Some business owners find the extra costs worthwhile in exchange for the benefits of the organization and additional businesswomen opportunities they provide, but others may feel more comfortable going it alone. You can find checklists available for national certifications through the SBA and WBENC’s website.
Arkansas Woman-Owned Business Certification Resources
Every state either has local branches of national organizations or state-run entities that offer their own certifications. Arkansas has the following resources for you to take advantage of when you're ready to apply.
Arkansas Economic Development Commission (AEDC)
The AEDC offers a women-owned business enterprise certificate program, which may increase the eligibility for businesswomen to certain contracts as well as their visibility in the state of Arkansas. There’s no cost to apply for this program, and you’re typically approved within 45 days.
Once you’re certified, you’ll receive the official certificate and your business name will be listed in the AEDC’s official directory. This certification is good for two years. Any Arkansas organization attempting to increase their utilization of minority- and women-owned businesses will be able to see your business and reach out to you. You can also bid for their projects if you have a valid certification handy.
Arkansas Department of Transportation (ArDOT)
ArDOT offers a certification known as a Disadvantaged Business Enterprise (DBE). This opportunity is available to women who offer goods or services that can be used for aviation, highways, and public transit projects. The DBE is a national program through the DOT but it’s enforced through the state Departments to ensure that different types of businesses can apply for various transportation-related projects.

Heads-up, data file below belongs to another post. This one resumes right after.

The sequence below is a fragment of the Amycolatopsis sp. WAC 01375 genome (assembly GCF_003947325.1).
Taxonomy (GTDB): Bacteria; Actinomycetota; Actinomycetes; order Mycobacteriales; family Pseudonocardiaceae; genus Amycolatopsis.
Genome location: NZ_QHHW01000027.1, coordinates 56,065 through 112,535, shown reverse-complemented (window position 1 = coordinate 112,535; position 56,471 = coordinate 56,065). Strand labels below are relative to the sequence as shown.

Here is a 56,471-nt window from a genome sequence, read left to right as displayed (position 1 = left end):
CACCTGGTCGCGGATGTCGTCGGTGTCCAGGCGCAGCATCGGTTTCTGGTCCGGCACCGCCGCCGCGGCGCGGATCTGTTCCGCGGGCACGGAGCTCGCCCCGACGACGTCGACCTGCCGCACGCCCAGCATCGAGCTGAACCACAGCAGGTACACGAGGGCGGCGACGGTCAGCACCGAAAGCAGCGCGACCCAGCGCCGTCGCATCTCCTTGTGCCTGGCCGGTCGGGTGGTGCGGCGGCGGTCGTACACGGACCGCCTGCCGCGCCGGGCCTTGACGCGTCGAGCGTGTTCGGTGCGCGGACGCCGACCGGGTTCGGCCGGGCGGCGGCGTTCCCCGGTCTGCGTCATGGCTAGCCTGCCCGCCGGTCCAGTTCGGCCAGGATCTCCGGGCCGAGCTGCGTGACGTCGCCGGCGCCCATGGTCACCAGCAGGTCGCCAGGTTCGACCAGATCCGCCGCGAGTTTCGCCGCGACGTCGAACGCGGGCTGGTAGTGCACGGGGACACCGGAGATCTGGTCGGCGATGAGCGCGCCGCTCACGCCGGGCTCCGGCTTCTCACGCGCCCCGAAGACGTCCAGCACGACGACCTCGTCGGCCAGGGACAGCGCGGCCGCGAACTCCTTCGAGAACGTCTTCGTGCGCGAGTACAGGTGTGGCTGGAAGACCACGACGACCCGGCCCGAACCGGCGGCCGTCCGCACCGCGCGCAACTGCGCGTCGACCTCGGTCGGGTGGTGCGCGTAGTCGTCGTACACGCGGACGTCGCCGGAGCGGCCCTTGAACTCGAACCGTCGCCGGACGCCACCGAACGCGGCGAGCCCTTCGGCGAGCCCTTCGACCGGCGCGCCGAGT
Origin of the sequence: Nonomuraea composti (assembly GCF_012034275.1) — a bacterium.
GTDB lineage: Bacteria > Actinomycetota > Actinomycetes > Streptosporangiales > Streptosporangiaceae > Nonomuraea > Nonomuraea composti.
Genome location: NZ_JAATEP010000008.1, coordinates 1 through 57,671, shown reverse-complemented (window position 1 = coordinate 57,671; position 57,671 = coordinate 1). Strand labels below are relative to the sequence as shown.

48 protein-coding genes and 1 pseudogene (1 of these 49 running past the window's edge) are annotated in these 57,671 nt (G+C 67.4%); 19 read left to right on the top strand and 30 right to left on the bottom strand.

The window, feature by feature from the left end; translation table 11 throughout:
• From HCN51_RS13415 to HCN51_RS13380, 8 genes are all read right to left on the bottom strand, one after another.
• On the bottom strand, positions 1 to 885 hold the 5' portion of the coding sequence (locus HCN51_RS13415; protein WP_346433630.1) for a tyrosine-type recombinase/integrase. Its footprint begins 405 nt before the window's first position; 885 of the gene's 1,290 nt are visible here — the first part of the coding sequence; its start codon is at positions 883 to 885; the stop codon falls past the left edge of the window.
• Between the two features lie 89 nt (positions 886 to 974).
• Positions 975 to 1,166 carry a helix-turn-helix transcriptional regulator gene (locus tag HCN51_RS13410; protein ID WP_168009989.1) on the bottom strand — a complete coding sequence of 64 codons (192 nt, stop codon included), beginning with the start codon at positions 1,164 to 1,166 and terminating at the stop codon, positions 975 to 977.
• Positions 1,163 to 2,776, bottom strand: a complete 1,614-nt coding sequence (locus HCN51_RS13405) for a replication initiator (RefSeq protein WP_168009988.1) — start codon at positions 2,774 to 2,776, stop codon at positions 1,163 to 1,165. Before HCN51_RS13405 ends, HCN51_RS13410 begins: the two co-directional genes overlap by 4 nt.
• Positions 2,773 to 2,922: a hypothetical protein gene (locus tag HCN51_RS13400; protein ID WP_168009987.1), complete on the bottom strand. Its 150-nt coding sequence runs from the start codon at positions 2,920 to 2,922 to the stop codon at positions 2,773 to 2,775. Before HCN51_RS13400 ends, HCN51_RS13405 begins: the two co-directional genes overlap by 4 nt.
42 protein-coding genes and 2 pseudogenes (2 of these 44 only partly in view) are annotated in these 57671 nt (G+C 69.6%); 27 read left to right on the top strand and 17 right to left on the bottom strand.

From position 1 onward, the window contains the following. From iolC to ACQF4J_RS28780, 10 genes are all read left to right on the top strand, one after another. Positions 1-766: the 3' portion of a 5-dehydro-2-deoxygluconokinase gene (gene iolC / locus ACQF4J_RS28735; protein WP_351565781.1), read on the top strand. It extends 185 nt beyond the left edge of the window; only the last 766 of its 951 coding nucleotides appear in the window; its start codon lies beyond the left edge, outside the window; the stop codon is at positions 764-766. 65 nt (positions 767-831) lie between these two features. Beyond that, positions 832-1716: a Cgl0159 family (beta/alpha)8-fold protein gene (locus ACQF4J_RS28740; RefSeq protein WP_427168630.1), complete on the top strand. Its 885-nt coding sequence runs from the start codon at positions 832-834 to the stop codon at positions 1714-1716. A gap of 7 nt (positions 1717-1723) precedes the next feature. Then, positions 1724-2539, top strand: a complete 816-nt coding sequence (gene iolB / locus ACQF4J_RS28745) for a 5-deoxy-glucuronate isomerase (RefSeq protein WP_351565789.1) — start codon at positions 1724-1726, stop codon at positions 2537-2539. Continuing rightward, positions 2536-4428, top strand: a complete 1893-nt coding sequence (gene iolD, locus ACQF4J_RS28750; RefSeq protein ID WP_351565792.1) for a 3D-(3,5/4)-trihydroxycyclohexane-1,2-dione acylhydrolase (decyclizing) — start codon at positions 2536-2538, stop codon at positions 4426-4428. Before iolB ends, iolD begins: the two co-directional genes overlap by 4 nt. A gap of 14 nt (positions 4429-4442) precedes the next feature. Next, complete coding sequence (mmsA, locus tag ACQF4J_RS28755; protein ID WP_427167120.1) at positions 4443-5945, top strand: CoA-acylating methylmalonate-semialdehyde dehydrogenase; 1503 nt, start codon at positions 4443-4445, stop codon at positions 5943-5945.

What Are the Benefits of Becoming a Certified Woman-Owned Business in Arkansas?
A certification doesn’t ensure that you’ll be chosen for contracts, but it will give you a better idea of what’s available.
For example, let’s say you own a company that specializes in private tutoring. After obtaining your women-owned business certification, you find that there are a number of contracts available in public education in the state. This leads you to shift your focus so you can be considered for these opportunities, thereby expanding your business. Having the women-owned business certification can help you make it to the shortlist of candidates.
The state of Arkansas does not offer grant opportunities for certified businesses if you’re looking for funding. However, you may qualify for unique grants if you make products and services that ultimately benefit your entire industry. You may also want to consider a national grant that’s offered in all 50 states or visit the Small Business Development Center for additional businesswomen resources in your area.
Arkansas has an estimated 80,400 women-owned businesses contributing $9.5 billion to the state economy. This is up by an astonishing 88% from 1997, a sign that Arkansas is supporting women-owned businesses and giving them the means to get ahead. Arkansas may not be number one in the country, but it has made strides to give women more advantages through a variety of programs.